• Lucky Starr and the Big Sun of Mercury: In this story, Mercury is tidally locked with the sun, creating a day-side and night-side.
    • "Runaround": Donovan and Powell are sent to Mercury to try reopening the "Sunside" mining operation. The story was premised on the conflict that the fields keeping the humans from dying would fail before sunset (since it was common scientific knowledge at the time that Mercury was tidally locked).
  • The Draco Tavern: Chirpsithra are probably the most powerful race out there, but aren't seen much because they only like tide-locked planets orbiting red dwarfs.
  • In Proxima, Per Ardua is tidally locked to Proxima Centauri.
  • Star Trek Expanded Universe:
    • In Star Trek Twilights End, the planet Rimilla is one such world, until a daring plan comes up with a way to give it a standard rotation, thus enabling colonization over the entire planet.
    • In The Romulan Way the planet ch'Havran (a.k.a. Remus) is tidally locked to neighboring ch'Rihan (Romulus). Though oddly there's no indication that the reverse is true.
    • In the novel Section 31: Rogue, Chairos IV is tidally locked, giving rise to a species that is noted for being extremely robust.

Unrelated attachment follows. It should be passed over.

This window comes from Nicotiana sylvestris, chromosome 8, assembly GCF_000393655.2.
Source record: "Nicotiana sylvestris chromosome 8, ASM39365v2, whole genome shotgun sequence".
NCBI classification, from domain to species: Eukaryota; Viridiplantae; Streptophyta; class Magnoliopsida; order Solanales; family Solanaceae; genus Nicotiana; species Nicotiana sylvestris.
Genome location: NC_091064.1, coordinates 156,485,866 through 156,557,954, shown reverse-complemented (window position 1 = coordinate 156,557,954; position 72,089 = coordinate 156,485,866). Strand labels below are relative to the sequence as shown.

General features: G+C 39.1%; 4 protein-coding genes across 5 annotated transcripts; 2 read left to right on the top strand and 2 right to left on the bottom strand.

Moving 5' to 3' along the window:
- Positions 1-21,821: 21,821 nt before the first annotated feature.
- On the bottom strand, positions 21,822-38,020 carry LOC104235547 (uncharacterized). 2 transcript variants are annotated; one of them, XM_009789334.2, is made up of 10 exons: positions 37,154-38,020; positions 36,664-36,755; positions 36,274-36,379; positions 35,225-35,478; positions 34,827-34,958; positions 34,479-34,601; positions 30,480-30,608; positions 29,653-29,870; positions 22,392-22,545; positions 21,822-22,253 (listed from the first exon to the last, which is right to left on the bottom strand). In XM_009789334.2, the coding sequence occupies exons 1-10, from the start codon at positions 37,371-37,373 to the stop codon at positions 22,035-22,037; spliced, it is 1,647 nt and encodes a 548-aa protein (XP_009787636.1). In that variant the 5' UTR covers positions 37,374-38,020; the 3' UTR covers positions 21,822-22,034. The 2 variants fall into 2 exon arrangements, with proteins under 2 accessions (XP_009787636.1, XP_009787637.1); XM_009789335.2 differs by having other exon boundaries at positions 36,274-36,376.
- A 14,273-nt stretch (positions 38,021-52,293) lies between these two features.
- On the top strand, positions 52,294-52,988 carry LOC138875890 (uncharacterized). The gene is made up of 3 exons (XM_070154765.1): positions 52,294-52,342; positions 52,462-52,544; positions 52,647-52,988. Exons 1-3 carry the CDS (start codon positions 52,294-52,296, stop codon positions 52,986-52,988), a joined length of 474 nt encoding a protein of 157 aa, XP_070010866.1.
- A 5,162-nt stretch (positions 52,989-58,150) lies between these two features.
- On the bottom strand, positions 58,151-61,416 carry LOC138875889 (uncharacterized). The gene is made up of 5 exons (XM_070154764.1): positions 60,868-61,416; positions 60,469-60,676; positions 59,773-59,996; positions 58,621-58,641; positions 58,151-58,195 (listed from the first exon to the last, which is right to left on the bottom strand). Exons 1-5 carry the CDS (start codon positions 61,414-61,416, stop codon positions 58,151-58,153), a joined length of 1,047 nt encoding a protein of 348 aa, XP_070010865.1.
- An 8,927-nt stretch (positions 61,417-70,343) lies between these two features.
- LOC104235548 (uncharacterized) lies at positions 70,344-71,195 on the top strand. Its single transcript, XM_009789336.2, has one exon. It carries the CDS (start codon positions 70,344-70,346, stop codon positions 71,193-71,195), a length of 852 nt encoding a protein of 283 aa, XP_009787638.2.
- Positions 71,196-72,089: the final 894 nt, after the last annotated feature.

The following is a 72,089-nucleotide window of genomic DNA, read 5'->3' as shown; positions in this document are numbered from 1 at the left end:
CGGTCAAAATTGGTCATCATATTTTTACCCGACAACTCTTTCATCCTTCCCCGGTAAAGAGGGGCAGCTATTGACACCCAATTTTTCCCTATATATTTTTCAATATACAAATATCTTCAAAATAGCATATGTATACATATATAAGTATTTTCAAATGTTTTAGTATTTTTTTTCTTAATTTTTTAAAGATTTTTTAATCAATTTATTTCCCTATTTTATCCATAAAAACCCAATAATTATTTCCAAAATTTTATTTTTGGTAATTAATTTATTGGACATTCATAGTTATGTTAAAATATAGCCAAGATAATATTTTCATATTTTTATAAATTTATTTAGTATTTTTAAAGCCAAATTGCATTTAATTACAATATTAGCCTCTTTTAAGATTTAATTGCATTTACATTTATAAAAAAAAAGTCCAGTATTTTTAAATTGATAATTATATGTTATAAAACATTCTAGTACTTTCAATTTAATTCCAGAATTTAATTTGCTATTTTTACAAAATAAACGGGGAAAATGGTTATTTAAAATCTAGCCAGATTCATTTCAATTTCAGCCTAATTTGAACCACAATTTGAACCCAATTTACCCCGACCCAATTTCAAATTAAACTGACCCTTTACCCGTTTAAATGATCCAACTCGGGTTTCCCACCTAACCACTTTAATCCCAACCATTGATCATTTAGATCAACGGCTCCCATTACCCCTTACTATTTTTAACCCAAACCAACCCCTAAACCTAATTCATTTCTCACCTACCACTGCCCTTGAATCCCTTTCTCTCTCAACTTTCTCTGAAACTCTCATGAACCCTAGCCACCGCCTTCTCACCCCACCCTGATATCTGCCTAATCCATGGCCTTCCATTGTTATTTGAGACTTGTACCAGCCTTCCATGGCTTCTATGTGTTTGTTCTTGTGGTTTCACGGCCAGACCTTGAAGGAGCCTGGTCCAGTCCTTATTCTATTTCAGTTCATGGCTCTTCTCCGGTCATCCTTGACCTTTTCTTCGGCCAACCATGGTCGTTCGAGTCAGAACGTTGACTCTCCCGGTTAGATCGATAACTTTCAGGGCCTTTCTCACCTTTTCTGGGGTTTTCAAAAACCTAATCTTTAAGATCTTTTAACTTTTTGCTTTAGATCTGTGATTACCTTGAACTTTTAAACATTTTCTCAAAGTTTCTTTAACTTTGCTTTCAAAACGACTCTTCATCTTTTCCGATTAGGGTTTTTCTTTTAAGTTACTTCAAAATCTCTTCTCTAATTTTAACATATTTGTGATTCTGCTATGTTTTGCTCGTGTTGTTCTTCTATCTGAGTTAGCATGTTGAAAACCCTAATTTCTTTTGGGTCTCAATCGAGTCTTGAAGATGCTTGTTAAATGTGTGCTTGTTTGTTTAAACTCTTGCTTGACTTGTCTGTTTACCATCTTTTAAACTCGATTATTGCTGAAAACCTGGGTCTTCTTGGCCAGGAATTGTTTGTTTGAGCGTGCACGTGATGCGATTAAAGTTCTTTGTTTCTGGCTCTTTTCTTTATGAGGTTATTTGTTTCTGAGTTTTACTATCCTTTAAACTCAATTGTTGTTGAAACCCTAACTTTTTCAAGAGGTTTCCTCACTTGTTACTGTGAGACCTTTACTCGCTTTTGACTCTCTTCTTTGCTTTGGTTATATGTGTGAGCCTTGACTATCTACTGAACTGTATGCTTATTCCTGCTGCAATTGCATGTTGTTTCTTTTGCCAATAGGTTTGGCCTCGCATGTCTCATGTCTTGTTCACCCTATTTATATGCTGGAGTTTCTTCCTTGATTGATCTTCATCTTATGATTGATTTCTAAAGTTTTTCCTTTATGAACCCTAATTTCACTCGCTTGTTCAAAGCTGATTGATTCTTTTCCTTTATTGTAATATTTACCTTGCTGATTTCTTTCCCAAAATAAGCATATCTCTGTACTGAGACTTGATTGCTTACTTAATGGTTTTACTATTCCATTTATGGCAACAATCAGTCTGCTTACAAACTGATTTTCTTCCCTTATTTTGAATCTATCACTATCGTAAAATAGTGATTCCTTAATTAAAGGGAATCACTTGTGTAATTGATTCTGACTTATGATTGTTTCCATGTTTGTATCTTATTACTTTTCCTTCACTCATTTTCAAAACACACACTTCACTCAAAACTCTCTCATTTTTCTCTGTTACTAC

• Hothouse:
    • The Earth is locked to the Sun, and is divided between a constant dayside covered in riotous plant growth and a dark, lifeless Nightside.
      Above them, paralyzing half the heavens, burned a great sun. It burnt without cease, always fixed and still at one point in the sky, and so would burn until that day — now no longer impossibly distant — when it burnt itself out.
    • The Moon's tidal locking has itself progressed further over millions of years, so that its orbit now perfectly keeps pace with Earth's day/night cycle. As a result, the Moon floats over one sole area of Earth's surface, making travel to it possible by "traversers", enormous spider-like plants capable of passing through space on silk strands miles long connecting the Earth to the Moon.